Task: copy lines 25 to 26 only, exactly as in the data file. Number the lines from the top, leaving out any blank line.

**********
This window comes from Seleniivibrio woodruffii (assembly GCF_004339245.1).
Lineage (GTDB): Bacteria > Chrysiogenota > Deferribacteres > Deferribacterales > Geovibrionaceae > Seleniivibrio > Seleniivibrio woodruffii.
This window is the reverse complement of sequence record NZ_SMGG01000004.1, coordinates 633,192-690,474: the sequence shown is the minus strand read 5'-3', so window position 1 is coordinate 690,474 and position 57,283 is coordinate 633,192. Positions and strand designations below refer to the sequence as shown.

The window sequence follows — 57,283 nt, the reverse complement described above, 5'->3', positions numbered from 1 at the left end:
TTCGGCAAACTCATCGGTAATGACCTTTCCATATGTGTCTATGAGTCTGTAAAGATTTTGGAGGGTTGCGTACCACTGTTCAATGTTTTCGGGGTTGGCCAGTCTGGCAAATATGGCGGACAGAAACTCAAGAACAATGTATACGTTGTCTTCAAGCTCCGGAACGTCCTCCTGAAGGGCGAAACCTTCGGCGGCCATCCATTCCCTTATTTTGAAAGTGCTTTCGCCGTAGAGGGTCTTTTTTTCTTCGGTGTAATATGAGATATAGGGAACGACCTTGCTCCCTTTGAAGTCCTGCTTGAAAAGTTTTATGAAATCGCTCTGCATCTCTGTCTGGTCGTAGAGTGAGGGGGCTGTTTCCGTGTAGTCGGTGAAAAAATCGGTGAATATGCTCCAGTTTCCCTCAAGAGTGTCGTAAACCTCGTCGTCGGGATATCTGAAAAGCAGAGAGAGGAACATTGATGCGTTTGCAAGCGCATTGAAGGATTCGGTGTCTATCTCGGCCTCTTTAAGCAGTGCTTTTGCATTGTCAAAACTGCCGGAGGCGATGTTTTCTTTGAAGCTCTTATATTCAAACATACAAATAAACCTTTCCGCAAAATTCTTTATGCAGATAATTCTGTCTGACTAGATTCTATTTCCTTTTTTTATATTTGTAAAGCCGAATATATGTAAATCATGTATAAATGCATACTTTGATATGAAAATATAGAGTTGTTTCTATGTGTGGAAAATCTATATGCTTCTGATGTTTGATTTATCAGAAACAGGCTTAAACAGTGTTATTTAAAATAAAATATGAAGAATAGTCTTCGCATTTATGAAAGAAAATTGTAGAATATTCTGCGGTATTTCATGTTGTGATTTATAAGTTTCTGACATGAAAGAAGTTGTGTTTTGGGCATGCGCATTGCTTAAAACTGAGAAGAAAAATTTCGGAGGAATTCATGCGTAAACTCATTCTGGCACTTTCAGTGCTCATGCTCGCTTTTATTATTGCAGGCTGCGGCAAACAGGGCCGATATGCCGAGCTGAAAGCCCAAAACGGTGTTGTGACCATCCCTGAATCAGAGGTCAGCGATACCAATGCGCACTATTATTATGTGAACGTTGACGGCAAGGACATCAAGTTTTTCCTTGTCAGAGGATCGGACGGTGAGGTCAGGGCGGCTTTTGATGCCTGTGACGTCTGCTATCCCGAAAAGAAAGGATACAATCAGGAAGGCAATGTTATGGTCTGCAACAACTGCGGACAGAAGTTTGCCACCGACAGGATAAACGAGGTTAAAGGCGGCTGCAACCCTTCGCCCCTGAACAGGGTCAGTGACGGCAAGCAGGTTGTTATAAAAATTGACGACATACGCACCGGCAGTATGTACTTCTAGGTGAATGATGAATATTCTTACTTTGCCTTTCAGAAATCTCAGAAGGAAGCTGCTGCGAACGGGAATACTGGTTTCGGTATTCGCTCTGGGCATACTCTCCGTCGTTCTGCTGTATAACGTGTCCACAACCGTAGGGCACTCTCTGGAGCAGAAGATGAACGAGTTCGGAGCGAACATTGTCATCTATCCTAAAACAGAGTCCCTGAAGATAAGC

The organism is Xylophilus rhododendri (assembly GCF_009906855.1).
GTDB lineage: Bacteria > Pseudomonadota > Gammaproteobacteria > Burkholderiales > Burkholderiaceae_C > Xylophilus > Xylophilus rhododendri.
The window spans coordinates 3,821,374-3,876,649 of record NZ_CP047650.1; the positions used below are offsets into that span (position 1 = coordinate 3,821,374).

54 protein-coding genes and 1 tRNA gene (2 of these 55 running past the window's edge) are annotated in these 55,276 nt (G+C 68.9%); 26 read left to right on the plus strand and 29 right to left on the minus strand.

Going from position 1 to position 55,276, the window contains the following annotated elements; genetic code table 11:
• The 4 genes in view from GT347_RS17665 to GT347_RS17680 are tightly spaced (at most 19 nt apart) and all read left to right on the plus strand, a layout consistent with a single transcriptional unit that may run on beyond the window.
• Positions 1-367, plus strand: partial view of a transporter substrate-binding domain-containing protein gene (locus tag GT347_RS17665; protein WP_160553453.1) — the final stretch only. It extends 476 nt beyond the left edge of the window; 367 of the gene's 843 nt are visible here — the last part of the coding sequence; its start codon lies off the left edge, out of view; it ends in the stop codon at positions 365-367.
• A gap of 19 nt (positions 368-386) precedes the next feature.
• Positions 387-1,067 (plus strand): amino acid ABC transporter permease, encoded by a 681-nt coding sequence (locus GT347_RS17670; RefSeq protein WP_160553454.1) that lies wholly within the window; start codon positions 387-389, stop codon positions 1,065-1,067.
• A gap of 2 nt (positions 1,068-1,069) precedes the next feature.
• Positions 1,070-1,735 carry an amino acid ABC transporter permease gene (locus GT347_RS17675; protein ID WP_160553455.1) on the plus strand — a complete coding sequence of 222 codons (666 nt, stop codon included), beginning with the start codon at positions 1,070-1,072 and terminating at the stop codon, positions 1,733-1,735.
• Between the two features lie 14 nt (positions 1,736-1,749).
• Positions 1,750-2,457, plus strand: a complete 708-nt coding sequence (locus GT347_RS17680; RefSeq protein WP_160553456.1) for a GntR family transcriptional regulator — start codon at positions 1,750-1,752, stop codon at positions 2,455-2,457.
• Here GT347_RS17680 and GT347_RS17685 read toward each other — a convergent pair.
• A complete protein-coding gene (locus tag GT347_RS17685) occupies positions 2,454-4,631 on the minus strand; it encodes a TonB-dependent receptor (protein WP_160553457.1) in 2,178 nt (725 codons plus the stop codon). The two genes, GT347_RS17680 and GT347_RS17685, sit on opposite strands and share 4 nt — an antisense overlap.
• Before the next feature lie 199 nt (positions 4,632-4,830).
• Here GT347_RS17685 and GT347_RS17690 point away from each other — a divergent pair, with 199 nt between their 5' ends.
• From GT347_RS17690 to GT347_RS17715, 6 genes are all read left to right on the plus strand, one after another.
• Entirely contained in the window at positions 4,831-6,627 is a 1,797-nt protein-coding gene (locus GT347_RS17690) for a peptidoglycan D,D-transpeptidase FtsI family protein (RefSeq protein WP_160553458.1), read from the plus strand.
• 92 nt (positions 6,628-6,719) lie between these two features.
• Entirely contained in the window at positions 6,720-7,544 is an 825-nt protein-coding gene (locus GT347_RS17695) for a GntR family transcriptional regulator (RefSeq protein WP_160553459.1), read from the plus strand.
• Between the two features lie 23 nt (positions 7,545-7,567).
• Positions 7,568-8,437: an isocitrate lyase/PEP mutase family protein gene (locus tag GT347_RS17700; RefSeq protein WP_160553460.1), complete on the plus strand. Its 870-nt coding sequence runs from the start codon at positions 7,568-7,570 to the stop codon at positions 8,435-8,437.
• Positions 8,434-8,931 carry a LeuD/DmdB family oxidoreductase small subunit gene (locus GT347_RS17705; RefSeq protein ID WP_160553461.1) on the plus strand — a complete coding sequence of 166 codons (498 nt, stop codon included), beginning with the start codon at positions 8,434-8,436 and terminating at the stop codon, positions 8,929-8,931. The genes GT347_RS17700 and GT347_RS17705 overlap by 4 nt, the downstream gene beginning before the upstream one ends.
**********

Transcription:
• 92 nt (positions 6,628-6,719) lie between these two features.
• Entirely contained in the window at positions 6,720-7,544 is an 825-nt protein-coding gene (locus GT347_RS17695) for a GntR family transcriptional regulator (RefSeq protein WP_160553459.1), read from the plus strand.